“I am hooked on a recipe for roasted spice-cured turkey I discovered in Food & Wine in 1994.  Soaking in a brine overnight before roasting locks the moisture in for a perfect turkey every time.  Browned butter infused with sage is rubbed under the skin, and the skin of the turkey is rubbed with a toasted spice mixture as well–the meat is so tender and flavorful.  My husband’s Yukon Gold Mashed Potatoes with caramelized garlic is a must,  and I love to make Cranberry Agrodulce with fresh and dried cranberries, port and spices, and Sweet Potato and Ricotta Cheesecake with pecans.  I like to add a cup of one of the dry white wines we are serving to the gravy- it gives a great layer and zing which brightens the richness. Starting off with our Montesquieu Grand Cru Gabriel Simon Champagne will set the best possible foot forward and enliven everyone’s tastebuds.  The smoky Provencal herbs, lush fruit and balanced tannins in the 2008 E. Prisette Syrah-Carignan will be great with everything and echo the sage and thyme in my mother-in-law’s apple and sausage stuffing.  Our Hungarian and Romanian reds are always a hit, like our 2010 Castelu Dealu Mare late harvest Cabernet Sauvignon.”

Fresh Cranberry Agrodulce

Cranberry Agrodulce

2 tablespoons vegetable oil
1 large yellow onion, finely diced
5 medium garlic cloves, finely chopped
4 cups fresh cranberries (about 1 pound)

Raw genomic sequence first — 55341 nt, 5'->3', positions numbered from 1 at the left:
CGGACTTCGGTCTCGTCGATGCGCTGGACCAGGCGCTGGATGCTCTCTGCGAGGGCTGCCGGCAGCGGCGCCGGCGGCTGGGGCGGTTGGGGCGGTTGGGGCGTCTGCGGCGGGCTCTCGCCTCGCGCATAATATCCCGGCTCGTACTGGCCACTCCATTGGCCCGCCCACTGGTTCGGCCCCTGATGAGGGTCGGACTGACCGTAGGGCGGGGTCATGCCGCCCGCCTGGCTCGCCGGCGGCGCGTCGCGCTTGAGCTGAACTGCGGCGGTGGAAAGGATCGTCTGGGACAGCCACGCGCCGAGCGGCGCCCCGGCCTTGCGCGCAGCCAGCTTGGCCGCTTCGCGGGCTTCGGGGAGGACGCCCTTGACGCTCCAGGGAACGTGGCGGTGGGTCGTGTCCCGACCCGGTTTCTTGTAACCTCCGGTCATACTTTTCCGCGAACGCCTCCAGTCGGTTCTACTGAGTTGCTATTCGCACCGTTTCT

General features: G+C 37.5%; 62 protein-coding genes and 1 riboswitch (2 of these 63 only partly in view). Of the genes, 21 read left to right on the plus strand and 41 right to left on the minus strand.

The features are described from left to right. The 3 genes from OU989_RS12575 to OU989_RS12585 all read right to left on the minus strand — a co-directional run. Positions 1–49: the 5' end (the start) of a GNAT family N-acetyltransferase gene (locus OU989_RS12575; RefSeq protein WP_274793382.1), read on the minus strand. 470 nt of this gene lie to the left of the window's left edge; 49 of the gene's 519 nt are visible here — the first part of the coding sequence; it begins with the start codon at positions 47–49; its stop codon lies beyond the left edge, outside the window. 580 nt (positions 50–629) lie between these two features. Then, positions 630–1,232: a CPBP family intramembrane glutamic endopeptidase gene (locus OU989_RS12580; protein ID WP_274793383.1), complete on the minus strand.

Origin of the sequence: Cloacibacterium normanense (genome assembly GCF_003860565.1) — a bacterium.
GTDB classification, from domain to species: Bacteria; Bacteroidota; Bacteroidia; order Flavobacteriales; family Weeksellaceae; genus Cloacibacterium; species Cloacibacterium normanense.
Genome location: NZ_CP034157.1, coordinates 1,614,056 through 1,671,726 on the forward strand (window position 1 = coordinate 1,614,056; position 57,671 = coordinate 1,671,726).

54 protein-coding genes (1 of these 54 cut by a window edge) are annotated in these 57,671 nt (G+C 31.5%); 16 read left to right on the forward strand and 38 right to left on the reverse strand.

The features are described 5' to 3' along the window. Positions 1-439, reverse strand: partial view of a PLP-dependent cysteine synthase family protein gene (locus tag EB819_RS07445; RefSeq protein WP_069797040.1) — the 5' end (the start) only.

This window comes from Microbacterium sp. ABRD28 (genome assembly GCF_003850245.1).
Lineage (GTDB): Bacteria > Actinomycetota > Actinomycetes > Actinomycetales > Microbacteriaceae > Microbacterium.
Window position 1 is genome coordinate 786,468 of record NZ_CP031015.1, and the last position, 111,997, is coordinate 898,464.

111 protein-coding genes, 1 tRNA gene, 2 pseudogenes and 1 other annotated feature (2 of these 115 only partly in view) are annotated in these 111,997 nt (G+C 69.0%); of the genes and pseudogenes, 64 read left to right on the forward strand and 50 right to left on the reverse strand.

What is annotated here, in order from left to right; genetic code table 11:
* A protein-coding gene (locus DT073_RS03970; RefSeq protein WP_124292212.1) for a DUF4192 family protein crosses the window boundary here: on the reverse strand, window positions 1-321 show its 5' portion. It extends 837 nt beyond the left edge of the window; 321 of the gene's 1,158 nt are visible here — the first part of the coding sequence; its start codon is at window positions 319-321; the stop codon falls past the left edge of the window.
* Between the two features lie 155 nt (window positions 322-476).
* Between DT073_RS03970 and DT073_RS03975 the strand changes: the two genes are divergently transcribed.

½ cup dried cranberries
½ cup dark brown sugar (packed)
1 ½ cups cranberry juice
¼ cup balsamic vinegar
½ cup Port (I have used Amarone, Pinot Noir and others, also delicious)
1 ½ teaspoons coarse or kosher salt
1 ½ teaspoons coarsely cracked black pepper
½ teaspoon ground allspice
1 small cinnamon stick
1 nickel-size slice of fresh ginger
2 whole cloves

Heat the oil in a large nonreactive saucepan.  Add the onion and cook over moderate heat, stirring occasionally until translucent, about 7  minutes.  Add the garlic and cook, stirring for 2 minutes.  Stir in the fresh and dried cranberries, the brown sugar, cranberry juice, balsamic vinegar, port, salt, pepper and allspice.

Tie the cinnamon stick, ginger and cloves in a small piece of cheesecloth.  Add it to the saucepan and bring the mixture to a boil over moderately high heat.  Lower the heat and simmer until thickened, about 35 minutes.  Discard the spice bundle and let cool. (The agrodulce can be made ahead and refrigerated, covered, for up to one week.  Make sure to return to room temperature before serving.)

Leftovers are great, as Aaron Zar points out, “ I look forward to having a turkey sandwich with cranberry, gravy, and stuffing next to my bottle of chilled Bailarina!”

Thanksgiving is the ultimate time for sharing favorite dishes and wines with friends and family.  For more ideas and helpful hints for choosing wonderful wines to pair with your holiday meals, read more here.  In a nutshell, feature a wide variety of wines—including sparkling, red, white and dessert wine or port—and lean toward balanced wines rather than those with heavy oak and super-aggressive tannins which can overpower many dishes. More importantly, drink what you enjoy and the variety of wines will cover a wide range of preferences for your guests as well.

Cheers from all of us at Montesquieu Winery, and enjoy your Thanksgiving!


2 Responses to Thanksgiving with Montesquieu Wines

  1. Angela Howard on November 18, 2011 9:22 amYummy, can't wait til Turkey Day! Happy Thanksgiving Everyone!
  2. Lisa Duff Khajavi on November 18, 2011 9:45 amMe, too! Thanks for sharing your family traditions! Your line-up of wines sounds amazing!